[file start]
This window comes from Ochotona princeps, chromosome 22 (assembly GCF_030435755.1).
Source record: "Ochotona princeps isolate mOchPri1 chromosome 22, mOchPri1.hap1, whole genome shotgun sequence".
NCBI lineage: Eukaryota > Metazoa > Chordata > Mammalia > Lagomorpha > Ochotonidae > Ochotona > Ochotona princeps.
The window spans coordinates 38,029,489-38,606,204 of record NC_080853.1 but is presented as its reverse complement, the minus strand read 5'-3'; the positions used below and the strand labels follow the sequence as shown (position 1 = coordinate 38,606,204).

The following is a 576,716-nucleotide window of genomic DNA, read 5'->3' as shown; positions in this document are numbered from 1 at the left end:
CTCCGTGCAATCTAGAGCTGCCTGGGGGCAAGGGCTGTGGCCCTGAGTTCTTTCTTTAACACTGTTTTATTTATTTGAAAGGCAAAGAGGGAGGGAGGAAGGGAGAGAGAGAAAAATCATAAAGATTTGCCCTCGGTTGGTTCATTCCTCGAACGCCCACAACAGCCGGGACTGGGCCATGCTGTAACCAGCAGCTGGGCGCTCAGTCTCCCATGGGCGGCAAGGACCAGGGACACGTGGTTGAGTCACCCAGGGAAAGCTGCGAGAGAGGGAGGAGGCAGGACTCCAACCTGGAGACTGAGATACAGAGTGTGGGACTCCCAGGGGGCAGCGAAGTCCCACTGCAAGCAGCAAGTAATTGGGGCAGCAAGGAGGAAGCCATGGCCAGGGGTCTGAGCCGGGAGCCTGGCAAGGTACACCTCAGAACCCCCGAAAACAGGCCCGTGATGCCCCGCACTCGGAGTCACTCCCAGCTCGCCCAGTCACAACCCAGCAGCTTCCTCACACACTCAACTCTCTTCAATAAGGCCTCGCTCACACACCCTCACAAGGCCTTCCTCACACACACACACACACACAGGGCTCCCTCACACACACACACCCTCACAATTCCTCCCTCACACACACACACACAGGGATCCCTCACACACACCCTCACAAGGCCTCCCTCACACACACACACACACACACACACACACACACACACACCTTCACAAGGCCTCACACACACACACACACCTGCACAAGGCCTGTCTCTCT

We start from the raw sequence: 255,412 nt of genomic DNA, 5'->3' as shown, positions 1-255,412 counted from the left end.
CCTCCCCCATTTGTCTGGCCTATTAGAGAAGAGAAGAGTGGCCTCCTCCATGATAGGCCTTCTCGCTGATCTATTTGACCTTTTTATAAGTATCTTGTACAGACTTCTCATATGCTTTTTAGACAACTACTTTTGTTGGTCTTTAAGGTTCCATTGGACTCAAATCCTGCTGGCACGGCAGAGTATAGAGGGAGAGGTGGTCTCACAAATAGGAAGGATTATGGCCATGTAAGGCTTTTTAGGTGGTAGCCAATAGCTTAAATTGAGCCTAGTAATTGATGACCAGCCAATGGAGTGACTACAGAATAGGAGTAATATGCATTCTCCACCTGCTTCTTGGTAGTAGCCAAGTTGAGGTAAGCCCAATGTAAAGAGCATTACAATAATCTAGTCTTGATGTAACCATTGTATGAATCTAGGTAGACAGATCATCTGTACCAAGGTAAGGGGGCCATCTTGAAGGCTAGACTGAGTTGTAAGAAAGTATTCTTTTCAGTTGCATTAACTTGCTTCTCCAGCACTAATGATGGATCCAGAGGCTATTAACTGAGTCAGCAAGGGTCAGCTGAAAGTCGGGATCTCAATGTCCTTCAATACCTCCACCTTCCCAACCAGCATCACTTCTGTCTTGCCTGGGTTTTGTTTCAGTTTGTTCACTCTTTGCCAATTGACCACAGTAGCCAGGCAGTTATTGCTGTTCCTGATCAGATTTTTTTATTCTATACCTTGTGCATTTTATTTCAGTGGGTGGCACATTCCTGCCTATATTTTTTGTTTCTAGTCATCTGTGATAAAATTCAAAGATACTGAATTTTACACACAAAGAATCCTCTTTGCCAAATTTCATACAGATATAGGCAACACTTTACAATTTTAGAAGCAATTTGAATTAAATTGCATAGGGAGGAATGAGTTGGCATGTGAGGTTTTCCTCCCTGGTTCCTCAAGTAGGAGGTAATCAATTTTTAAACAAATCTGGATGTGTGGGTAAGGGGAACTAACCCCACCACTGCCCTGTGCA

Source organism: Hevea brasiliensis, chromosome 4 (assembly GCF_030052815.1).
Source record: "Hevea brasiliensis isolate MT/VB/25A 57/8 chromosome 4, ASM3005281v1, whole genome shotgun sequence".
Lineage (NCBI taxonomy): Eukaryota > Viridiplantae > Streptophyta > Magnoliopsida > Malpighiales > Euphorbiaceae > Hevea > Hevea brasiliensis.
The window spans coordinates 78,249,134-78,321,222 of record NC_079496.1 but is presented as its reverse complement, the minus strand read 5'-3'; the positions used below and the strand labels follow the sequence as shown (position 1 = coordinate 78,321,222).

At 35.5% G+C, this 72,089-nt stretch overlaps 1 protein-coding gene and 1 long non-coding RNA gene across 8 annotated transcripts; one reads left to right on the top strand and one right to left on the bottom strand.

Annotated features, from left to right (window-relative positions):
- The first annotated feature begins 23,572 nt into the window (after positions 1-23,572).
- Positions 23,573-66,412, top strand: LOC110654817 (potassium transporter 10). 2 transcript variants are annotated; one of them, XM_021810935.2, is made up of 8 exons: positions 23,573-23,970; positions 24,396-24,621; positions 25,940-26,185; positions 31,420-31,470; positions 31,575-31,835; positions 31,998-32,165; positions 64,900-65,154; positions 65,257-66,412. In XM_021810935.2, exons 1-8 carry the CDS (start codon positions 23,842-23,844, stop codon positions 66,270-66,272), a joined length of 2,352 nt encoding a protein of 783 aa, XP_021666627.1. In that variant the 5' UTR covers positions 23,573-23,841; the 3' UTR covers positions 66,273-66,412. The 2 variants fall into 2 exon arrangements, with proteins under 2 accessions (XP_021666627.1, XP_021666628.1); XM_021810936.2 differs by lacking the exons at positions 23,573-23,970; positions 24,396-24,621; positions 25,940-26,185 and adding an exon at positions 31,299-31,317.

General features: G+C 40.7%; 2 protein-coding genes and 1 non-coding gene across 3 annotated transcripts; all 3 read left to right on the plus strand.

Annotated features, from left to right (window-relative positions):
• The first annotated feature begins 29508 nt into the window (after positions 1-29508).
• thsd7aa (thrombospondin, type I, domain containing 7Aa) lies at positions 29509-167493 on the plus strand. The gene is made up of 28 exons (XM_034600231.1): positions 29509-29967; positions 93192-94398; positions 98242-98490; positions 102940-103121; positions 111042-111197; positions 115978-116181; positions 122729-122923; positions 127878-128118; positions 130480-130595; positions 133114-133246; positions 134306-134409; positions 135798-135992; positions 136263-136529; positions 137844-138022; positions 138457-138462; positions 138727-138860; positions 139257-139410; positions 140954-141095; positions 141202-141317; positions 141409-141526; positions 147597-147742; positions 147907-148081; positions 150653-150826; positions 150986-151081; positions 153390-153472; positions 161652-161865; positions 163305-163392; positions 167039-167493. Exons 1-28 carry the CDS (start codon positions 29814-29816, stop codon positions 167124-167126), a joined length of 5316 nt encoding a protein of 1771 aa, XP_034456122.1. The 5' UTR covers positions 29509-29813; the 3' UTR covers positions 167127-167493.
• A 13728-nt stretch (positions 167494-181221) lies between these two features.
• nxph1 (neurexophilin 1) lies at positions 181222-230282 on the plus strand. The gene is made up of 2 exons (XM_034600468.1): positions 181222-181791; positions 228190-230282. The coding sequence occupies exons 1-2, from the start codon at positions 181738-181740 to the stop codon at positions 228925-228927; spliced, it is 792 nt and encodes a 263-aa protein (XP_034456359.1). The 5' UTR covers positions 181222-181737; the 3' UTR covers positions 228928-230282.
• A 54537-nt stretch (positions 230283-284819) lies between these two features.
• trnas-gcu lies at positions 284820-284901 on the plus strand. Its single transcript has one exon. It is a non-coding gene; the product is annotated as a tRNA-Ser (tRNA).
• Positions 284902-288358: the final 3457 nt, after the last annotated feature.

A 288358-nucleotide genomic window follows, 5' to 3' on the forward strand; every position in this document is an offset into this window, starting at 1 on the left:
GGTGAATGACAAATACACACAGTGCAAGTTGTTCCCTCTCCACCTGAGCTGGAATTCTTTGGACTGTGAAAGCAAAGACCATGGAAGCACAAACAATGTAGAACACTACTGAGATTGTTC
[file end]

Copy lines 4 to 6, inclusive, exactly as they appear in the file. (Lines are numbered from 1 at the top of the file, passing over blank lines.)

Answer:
The window spans coordinates 38,029,489-38,606,204 of record NC_080853.1 but is presented as its reverse complement, the minus strand read 5'-3'; the positions used below and the strand labels follow the sequence as shown (position 1 = coordinate 38,606,204).

The following is a 576,716-nucleotide window of genomic DNA, read 5'->3' as shown; positions in this document are numbered from 1 at the left end:
CTCCGTGCAATCTAGAGCTGCCTGGGGGCAAGGGCTGTGGCCCTGAGTTCTTTCTTTAACACTGTTTTATTTATTTGAAAGGCAAAGAGGGAGGGAGGAAGGGAGAGAGAGAAAAATCATAAAGATTTGCCCTCGGTTGGTTCATTCCTCGAACGCCCACAACAGCCGGGACTGGGCCATGCTGTAACCAGCAGCTGGGCGCTCAGTCTCCCATGGGCGGCAAGGACCAGGGACACGTGGTTGAGTCACCCAGGGAAAGCTGCGAGAGAGGGAGGAGGCAGGACTCCAACCTGGAGACTGAGATACAGAGTGTGGGACTCCCAGGGGGCAGCGAAGTCCCACTGCAAGCAGCAAGTAATTGGGGCAGCAAGGAGGAAGCCATGGCCAGGGGTCTGAGCCGGGAGCCTGGCAAGGTACACCTCAGAACCCCCGAAAACAGGCCCGTGATGCCCCGCACTCGGAGTCACTCCCAGCTCGCCCAGTCACAACCCAGCAGCTTCCTCACACACTCAACTCTCTTCAATAAGGCCTCGCTCACACACCCTCACAAGGCCTTCCTCACACACACACACACACACAGGGCTCCCTCACACACACACACCCTCACAATTCCTCCCTCACACACACACACACAGGGATCCCTCACACACACCCTCACAAGGCCTCCCTCACACACACACACACACACACACACACACACACACACACCTTCACAAGGCCTCACACACACACACACACCTGCACAAGGCCTGTCTCTCT